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Noticed a few spidery lines in this pie plate before using in the oven, then many more appeared after use. The glazing on the outside is still solid and smooth and the lines aren’t seen from the bottom. Is the plate going to crack apart? Still safe to use?

enter image description here

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2 Answers 2

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TL;DR: that's just surface crazing, it's probably fine, but ...

Potter of 30 years experience here.

What you're seeing there is called "crazing". It happens because the glaze doesn't "fit" the underlying clay perfectly, and as a result it has hairline cracks all over the plate. This is very common with high-silica clear glazes, and pretty much universal with celedon. Those cracks were always there from when the plate was made, and you're just seeing them now because they got stuff into them (more on this below).

Surface crazing is generally considered harmless, except that it can lead to other problems in foodware. First, the crazing weakens the underlying clay, and can lead to cracking while in use. The second problem is that liquid from food can seep into those cracks, and into the clay body if it's porous even after firing (non-vitreous). Given the "bleed" you seem to be getting around the cracks where the plate has had pie in it, I'd be concerned about this. Bacteria can grow in those cracks and even in the clay body during storage, making the pie plate unsanitary, particularly if then used for low-temperature pies (like key lime).

So, this is a case of "use it if it's the only pie plate you have, but if you have others, switch to them".

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    Is this the case even if I can’t see or feel any cracks on the exterior? It almost seems like the lines are shadows of internal cracks that the glazing is holding together.
    – MWP
    Jan 14 at 0:48
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    Yeah, that's more evidence that the clay body is absorbent if it looks like that. The clay isn't actually cracked; what you're seeing is lines of moisture discoloration where moisture went through cracks in the glaze. More evidence that the plate should maybe be retired. Until they are colored by something, crazing lines are extremely hard to see. You're trying to see a crack in a clear glaze on white clay where the crack is only .001mm wide. But ... I'm seeing what also looks like crazing lines in the rim of the pie plate in your photo.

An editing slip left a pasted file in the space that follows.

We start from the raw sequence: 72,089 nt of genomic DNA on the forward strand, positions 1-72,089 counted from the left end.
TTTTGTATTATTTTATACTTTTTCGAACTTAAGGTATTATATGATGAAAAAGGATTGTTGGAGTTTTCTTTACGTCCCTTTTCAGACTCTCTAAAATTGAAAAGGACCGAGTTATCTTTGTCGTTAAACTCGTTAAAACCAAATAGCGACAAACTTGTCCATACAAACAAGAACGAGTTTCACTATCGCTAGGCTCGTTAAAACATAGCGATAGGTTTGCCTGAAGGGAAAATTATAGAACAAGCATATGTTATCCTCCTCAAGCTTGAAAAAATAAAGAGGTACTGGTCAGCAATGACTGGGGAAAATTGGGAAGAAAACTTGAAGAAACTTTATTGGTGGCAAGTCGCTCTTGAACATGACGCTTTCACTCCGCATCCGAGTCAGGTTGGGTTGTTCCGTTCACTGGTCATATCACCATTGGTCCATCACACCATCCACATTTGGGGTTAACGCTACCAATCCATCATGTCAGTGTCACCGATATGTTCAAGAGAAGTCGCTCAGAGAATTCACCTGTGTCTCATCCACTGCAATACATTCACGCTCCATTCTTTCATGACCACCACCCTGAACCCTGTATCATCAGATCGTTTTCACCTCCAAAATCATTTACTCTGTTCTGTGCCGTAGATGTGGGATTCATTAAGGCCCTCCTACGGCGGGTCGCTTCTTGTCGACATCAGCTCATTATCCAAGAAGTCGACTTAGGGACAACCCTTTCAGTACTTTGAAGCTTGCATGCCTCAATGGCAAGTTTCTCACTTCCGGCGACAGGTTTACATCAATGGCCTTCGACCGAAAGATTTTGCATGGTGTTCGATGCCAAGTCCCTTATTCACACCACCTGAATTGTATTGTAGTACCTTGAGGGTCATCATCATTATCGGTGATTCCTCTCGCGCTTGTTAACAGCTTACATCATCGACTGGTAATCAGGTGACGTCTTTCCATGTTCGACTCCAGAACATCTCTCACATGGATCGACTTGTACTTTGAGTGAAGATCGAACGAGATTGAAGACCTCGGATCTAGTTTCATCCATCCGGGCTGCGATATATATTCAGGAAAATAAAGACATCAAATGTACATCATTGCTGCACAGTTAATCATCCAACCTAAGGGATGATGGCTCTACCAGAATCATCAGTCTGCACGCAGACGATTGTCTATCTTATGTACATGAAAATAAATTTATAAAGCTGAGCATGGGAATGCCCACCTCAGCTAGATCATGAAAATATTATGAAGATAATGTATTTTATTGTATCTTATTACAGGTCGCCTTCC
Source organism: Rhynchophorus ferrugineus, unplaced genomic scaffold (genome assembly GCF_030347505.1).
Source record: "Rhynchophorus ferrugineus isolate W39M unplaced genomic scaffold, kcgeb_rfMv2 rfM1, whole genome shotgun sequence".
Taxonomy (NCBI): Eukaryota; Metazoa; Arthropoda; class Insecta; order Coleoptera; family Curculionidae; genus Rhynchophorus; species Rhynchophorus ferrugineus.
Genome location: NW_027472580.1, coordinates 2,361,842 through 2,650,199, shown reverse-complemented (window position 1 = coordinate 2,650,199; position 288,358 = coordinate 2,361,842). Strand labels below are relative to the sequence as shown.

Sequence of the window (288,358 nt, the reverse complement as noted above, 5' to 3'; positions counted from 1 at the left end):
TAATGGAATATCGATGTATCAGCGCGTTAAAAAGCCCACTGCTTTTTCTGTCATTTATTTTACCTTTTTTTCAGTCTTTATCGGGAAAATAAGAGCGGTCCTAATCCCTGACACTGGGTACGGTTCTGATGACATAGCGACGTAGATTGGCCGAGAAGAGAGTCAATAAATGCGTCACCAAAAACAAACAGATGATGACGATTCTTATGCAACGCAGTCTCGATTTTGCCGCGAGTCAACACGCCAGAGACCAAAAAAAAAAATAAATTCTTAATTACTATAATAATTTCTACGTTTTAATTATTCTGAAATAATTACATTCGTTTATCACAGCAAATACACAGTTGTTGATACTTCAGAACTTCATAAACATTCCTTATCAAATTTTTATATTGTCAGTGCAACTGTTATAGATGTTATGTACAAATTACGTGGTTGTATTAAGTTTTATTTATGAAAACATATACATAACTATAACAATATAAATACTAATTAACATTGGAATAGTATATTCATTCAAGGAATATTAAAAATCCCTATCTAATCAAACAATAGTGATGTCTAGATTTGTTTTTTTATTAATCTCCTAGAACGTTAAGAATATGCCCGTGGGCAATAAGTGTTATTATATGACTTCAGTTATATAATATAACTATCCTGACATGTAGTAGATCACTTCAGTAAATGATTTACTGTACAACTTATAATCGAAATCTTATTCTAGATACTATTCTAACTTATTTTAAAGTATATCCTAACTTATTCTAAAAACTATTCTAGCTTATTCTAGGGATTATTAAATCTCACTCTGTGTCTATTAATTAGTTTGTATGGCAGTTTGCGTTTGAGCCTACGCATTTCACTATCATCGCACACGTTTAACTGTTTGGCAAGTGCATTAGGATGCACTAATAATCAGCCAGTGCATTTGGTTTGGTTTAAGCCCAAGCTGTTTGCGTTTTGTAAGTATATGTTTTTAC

– FuzzyChef
    Jan 14 at 1:13
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    Can you tell from the picture that this is indeed crazing? It also looks very much like the traces metal utensils leave when scraped on glazed porcelain. I can tell the difference in person, but not from this photo, so I wonder if there is a trick to see the difference.
    – rumtscho
    Jan 14 at 14:29
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    @rumtscho a few indicators: utensil traces are narrower, usually silvery grey or blackish. But the biggest tell is the shape, with utensil traces as singular strokes following the use, e.g. radial from cutting or scooping or circles from stirring in a cup, and crazing forming a “net”. Here you can clearly see the branching lines typical for crazing.
    – Stephie
    Jan 14 at 15:59
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    ... what Stephie said.
    – FuzzyChef
    Jan 14 at 17:57